Dec 13, 2019 I Paul Seaburn

Reports of Stone-Throwing Poltergeists Made by a Large Family in Bhutan

Poltergeist: a noisy usually mischievous ghost held to be responsible for unexplained noises (such as rappings)

The word “poltergeist” comes from the German words poltern ("to make sound") and geist ("ghost"), so it’s the go-to term when there’s a report by people claiming to have stones or rocks being mysteriously hurled at them – they make a sound when they hit the ground, the wall or a human (usually so does the human). The term is applied despite the fact that these event occur mostly at night when it’s difficult to see where the rocks are coming from and if there’s a human prankster involved. That wasn’t the case this past month in Bhutan, where a family had rocks pelting their roof, their car and their heads multiple times in broad daylight. Poltergeist? Psychokinetic? Young boy attempting to get the attention of a young girl? Something else?

“I went to the grazing land next day. The pelting started at 3:30pm. I was shocked.”

Sabir Ghalley told that the entire Ghalley family has been bothered at one time or another by these mysterious stonings in Sombek, a village in the tiny, South Asian Kingdom of Bhutan high in the Himalayas. They apparently began on November 19 when the family's grandfather and a grandson were sleeping in a hut while herding cattle. They claimed that stones began hitting the roof at 7 pm and continued through the night. The next day it happened at 3:30 pm and they claim the stones followed them as they finally ran home to the village. They even tried a different hut but said the stones kept falling. The next day, Sabir and other family members claimed the stones began falling at noon. The following day, the rocks rained down at 7 am. The family’s grandmother claimed she was hit in the head. Neighbors heard about the stonings and began watching for them.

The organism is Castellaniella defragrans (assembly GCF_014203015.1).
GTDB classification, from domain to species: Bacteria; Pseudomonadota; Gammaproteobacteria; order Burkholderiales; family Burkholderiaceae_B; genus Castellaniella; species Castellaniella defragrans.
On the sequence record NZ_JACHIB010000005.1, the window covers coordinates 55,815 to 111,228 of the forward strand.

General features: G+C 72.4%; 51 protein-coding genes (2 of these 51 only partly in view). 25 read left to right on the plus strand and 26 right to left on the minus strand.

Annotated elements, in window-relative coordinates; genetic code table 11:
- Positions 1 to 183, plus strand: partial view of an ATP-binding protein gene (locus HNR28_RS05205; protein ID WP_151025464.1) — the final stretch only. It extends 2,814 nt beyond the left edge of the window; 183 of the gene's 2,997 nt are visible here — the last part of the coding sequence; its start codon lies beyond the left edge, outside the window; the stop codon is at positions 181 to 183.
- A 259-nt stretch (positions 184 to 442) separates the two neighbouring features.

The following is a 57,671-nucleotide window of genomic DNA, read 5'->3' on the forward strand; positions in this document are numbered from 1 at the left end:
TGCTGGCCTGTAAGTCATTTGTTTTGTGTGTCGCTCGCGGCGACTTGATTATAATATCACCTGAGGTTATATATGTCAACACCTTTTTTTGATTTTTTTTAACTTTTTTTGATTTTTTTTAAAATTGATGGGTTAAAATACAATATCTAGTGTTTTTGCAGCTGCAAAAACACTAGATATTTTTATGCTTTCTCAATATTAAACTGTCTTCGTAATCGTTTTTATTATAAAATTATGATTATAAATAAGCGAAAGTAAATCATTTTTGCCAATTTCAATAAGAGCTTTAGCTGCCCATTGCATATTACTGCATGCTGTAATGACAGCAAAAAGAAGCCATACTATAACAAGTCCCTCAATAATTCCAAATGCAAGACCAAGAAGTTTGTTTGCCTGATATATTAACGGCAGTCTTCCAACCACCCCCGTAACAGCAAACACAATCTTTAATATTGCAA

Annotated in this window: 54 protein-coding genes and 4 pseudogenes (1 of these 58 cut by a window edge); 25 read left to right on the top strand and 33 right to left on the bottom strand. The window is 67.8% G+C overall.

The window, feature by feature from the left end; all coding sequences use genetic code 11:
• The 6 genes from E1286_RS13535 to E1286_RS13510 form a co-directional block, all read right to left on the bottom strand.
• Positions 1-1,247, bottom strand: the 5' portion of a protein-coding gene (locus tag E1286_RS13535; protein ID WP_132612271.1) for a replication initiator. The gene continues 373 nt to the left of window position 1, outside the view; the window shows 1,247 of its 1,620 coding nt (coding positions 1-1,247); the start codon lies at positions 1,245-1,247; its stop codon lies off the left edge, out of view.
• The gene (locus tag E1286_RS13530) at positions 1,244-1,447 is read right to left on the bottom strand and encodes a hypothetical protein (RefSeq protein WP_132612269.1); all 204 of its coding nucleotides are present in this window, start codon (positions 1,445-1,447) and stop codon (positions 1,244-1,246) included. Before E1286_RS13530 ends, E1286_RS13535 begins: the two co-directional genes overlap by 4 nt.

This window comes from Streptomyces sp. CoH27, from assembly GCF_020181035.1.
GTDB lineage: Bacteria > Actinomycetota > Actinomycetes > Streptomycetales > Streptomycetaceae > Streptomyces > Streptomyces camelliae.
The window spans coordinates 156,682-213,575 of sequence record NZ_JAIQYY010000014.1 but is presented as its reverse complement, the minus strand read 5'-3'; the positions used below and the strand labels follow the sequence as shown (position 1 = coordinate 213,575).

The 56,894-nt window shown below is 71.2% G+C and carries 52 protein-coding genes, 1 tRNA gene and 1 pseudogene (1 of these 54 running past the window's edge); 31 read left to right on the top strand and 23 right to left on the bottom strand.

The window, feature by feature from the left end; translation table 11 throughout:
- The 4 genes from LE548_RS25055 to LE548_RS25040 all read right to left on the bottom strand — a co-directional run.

This seems like a good place to stop and remember that Sombek is in the Himalayas. Did anyone check for landslides or rocks falling from higher cliffs? As is the case with these remote stories, there’s no record of that, nor of any reports to police or local authorities. However, to dispel thoughts that these are just falling rocks or rocks tossed by others, Sabir claimed he was hit inside a Bolero SUV with the windows rolled up and no sunroof. He also said his son saw pots and pans flying one day instead of rocks. Another family member claimed on of the stones he found shot off sparks and became magnetized.

Put all that together and it’s no surprise the family called in a shaman, who immediately got hit by a stone himself so he called for reinforcements. Ten monks were sent to conduct rituals in the family house, but those rocks kept rocking the place. Did anyone conduct any rituals outside? There’s no indication they did. Instead, they called in a family member who is also a shaman. He theorized that they’re haunted by the ghost of a great-grandfather who was ALSO a shaman, but later renounced the practice and was not buried with the proper rituals … thus, his restless and possibly angry spirit is tormenting them.

Or …

The report also points out that one of Sabir’s sons always seems to be around when the stones are falling and he claims to have special powers and occasionally goes into a trance. Junior shaman or moody teenager with equally moody friends?

That’s also the kind of skepticism dominating the report's comments. One thought is that someone – not a young prankster – wants to drive the family out of town and take over their house and grazing lands. In general, the prevailing sentiment is that the family should set up patrols outside (what a concept!) to watch for a human with hands, not psychokinetic powers, despite that one story about the pots and pans told by the – you guessed it – son with 'special powers'. Taking into account human nature, the suspected land takeover and the large family, that seems like the right next step.

If they see rocks or pots flying with no humans at the other end, it’s time to call back the shamans … after taking a video!

Paul Seaburn

Paul Seaburn is the editor at Mysterious Universe and its most prolific writer. He’s written for TV shows such as "The Tonight Show", "Politically Incorrect" and an award-winning children’s program. He's been published in “The New York Times" and "Huffington Post” and has co-authored numerous collections of trivia, puzzles and humor. His “What in the World!” podcast is a fun look at the latest weird and paranormal news, strange sports stories and odd trivia. Paul likes to add a bit of humor to each MU post he crafts. After all, the mysterious doesn't always have to be serious.

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